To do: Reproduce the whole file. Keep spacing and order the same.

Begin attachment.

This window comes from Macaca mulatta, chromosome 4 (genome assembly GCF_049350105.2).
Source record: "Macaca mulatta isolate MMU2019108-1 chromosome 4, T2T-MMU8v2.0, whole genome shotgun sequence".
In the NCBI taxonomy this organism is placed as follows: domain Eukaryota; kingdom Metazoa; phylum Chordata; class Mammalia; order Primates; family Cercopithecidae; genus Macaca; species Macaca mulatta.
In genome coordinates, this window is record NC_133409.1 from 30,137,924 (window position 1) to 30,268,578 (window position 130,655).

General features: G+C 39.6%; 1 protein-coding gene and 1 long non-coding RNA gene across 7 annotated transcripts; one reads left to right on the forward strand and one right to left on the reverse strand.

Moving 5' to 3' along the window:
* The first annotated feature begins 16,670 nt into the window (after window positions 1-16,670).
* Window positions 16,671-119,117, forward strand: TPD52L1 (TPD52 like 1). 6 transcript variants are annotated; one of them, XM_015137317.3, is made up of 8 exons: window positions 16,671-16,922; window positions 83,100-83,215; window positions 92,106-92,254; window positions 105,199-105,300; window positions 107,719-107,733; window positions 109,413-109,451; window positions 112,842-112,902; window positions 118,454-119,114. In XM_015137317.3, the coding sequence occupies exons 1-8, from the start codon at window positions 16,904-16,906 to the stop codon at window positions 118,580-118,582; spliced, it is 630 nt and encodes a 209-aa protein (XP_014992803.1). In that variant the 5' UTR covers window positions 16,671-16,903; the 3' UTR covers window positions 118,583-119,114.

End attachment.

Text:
This window comes from Macaca mulatta, chromosome 4 (genome assembly GCF_049350105.2).
Source record: "Macaca mulatta isolate MMU2019108-1 chromosome 4, T2T-MMU8v2.0, whole genome shotgun sequence".
In the NCBI taxonomy this organism is placed as follows: domain Eukaryota; kingdom Metazoa; phylum Chordata; class Mammalia; order Primates; family Cercopithecidae; genus Macaca; species Macaca mulatta.
In genome coordinates, this window is record NC_133409.1 from 30,137,924 (window position 1) to 30,268,578 (window position 130,655).

General features: G+C 39.6%; 1 protein-coding gene and 1 long non-coding RNA gene across 7 annotated transcripts; one reads left to right on the forward strand and one right to left on the reverse strand.

Moving 5' to 3' along the window:
* The first annotated feature begins 16,670 nt into the window (after window positions 1-16,670).
* Window positions 16,671-119,117, forward strand: TPD52L1 (TPD52 like 1). 6 transcript variants are annotated; one of them, XM_015137317.3, is made up of 8 exons: window positions 16,671-16,922; window positions 83,100-83,215; window positions 92,106-92,254; window positions 105,199-105,300; window positions 107,719-107,733; window positions 109,413-109,451; window positions 112,842-112,902; window positions 118,454-119,114. In XM_015137317.3, the coding sequence occupies exons 1-8, from the start codon at window positions 16,904-16,906 to the stop codon at window positions 118,580-118,582; spliced, it is 630 nt and encodes a 209-aa protein (XP_014992803.1). In that variant the 5' UTR covers window positions 16,671-16,903; the 3' UTR covers window positions 118,583-119,114.